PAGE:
final until disposition of any timely and authorized motion
under Fla. R. App. P. 9.330 or 9.331.
appeal from the Circuit Court for Bay County. James B.
Anthony B. Britt of The Britt Law Firm, Miami, for Appellant.
Boles III and Brentt E. Palmer of Young, Bill, Boles, Palmer
& Duke, P.A., Pensacola, for Appellee.
was involved in a slip-and-fall accident at an Applebee's
restaurant on July 28, 2012. On July 26, 2016, two days
before the running of the applicable statute of limitations,
she filed suit against two defendants: Apple Two Associates,
Inc., d/b/a Applebee's, and Appellee-Applebee's
Services, Inc. In the body of the complaint, it was
abundantly clear Appellant was suing both Apple Two
Associates, Inc., and Appellee, but the complaint
included only a single count of negligence against Apple Two.
Nevertheless, six months later, after being served, Appellee
filed an answer to the complaint and affirmative defenses on
February 28, 2017.
next filed a motion to dismiss the complaint or,
alternatively, a motion for judgment on the pleadings,
alleging that the complaint failed to state a cause of action
against it. Before a hearing could be held on the motion,
however, the trial court granted Appellant leave to amend her
complaint. The amended complaint, filed on June 28, 2017, was
identical to the initial complaint in all respects with the
exception that it added a second count alleging that Appellee
had purchased the Applebee's restaurant from Apple Two
Associates, Inc., and, by written agreement, assumed all
"debts, liabilities, responsibilities, and all other
obligations of Apple Two Associates, Inc. that were in
existence at the time of and prior to said purchase,"
which included Appellant's lawsuit.
response, Appellee filed a second motion to dismiss.
Principally, the second motion claimed that the new cause of
action against Appellee in Count II was filed well beyond the
four-year statute of limitations in section 95.11(3)(a),
Florida Statutes (2012). The trial court agreed, observing
that the amended complaint was filed after the statute had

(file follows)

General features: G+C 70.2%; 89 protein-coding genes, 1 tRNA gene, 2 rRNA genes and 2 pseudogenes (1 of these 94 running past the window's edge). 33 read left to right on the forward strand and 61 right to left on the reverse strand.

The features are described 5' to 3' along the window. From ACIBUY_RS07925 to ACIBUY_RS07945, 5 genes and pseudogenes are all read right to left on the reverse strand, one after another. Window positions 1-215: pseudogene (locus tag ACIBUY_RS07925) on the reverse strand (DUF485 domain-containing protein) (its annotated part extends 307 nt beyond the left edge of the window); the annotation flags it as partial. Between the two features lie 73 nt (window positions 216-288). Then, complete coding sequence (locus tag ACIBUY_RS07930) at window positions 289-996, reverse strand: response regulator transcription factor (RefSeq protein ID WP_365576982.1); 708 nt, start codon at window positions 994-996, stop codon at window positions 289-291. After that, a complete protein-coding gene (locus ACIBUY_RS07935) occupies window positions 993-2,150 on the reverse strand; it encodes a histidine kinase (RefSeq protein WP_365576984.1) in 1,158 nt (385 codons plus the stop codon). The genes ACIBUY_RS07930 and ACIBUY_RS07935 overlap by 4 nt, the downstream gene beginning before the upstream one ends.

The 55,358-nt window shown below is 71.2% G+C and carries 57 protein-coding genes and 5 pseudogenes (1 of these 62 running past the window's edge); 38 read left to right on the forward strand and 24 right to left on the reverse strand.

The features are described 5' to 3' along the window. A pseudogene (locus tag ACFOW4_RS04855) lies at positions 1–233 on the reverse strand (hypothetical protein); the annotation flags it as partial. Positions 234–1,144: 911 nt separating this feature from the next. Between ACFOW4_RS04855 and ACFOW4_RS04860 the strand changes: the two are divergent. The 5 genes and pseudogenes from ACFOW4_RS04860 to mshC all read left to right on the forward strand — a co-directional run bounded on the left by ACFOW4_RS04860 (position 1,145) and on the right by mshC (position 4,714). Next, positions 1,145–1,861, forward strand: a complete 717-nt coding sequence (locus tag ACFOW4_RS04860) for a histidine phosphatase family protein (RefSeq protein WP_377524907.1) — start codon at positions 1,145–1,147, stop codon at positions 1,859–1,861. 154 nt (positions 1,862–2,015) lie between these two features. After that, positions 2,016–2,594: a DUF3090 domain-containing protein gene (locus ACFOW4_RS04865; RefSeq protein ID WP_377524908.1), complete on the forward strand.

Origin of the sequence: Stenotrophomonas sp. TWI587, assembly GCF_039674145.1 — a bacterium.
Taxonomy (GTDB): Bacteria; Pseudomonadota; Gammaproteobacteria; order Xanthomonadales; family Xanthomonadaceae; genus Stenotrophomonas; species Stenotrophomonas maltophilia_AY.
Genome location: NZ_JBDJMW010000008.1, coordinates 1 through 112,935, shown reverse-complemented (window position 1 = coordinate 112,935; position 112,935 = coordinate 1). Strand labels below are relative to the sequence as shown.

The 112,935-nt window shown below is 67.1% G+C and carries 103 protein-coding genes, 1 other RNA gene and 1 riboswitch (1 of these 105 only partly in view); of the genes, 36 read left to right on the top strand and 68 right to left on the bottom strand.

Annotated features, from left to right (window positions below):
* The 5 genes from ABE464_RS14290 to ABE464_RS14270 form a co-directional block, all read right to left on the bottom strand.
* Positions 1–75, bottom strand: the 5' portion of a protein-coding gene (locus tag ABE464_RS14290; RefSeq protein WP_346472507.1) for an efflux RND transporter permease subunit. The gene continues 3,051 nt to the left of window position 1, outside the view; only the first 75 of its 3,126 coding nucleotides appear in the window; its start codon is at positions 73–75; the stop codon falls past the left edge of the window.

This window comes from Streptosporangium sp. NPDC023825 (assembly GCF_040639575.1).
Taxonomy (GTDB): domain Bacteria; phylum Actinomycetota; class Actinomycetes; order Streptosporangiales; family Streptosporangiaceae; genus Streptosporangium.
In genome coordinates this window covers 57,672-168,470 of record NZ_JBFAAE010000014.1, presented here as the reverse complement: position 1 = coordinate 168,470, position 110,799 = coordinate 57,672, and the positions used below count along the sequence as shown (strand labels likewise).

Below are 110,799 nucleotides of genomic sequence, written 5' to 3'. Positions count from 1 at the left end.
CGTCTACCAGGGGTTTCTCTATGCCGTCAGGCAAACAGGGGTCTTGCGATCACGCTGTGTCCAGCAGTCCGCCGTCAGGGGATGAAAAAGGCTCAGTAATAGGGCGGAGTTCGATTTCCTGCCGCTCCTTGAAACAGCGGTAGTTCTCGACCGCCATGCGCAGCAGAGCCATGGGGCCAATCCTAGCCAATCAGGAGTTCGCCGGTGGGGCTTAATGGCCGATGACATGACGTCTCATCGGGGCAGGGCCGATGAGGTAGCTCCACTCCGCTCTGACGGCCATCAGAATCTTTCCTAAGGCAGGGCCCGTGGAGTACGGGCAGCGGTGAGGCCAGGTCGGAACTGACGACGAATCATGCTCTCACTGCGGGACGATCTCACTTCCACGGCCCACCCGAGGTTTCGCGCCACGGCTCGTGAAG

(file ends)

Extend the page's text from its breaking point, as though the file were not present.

run and there was "nothing for the amended complaint to
relate back to." In so ruling, the trial court erred.
an amended complaint relates back to the filing of the
original complaint for statute of limitations purposes is a
question of law subject to de novo review. Caduceus
Props., LLC v. Graney, 137 So. 3d 987');">137 So. 3d 987, 991 (Fla. 2014).
As the Florida Supreme Court explained in Caduceus:
Generally, Florida has a judicial policy of freely permitting
amendments to the pleadings so that cases may be resolved on
the merits, as long as the amendments do not prejudice or
disadvantage the opposing party. . . .
Permitting relation back in this context is also consistent
with Florida case law holding that [Florida Rule of Civil
Procedure] 1.190(c) is to be liberally construed and applied.
Id. at 991-92.
In other words, as long as the initial complaint gives the
defendant fair notice of the general factual scenario or
factual underpinning of the claim, amendments stating new
legal theories can relate back . . . even where the legal
theory of recovery has changed or where the original and
amended claims require the assertion of different elements.
Koppel v. Koppel, 229 So. 3d 812, 816 (Fla. 2017);
Palm Beach Cty. School Bd. v. Doe 1, 210 So. 3d 41,
44 (Fla. 2017) (footnotes omitted) (citing Fabbiano v.
Demings, 91 So. 3d 893, 895 (Fla. 5th DCA 2012);
Flores v. Risomp Indus., Inc., 35 So. 3d 146, 148
(Fla. 3d DCA ...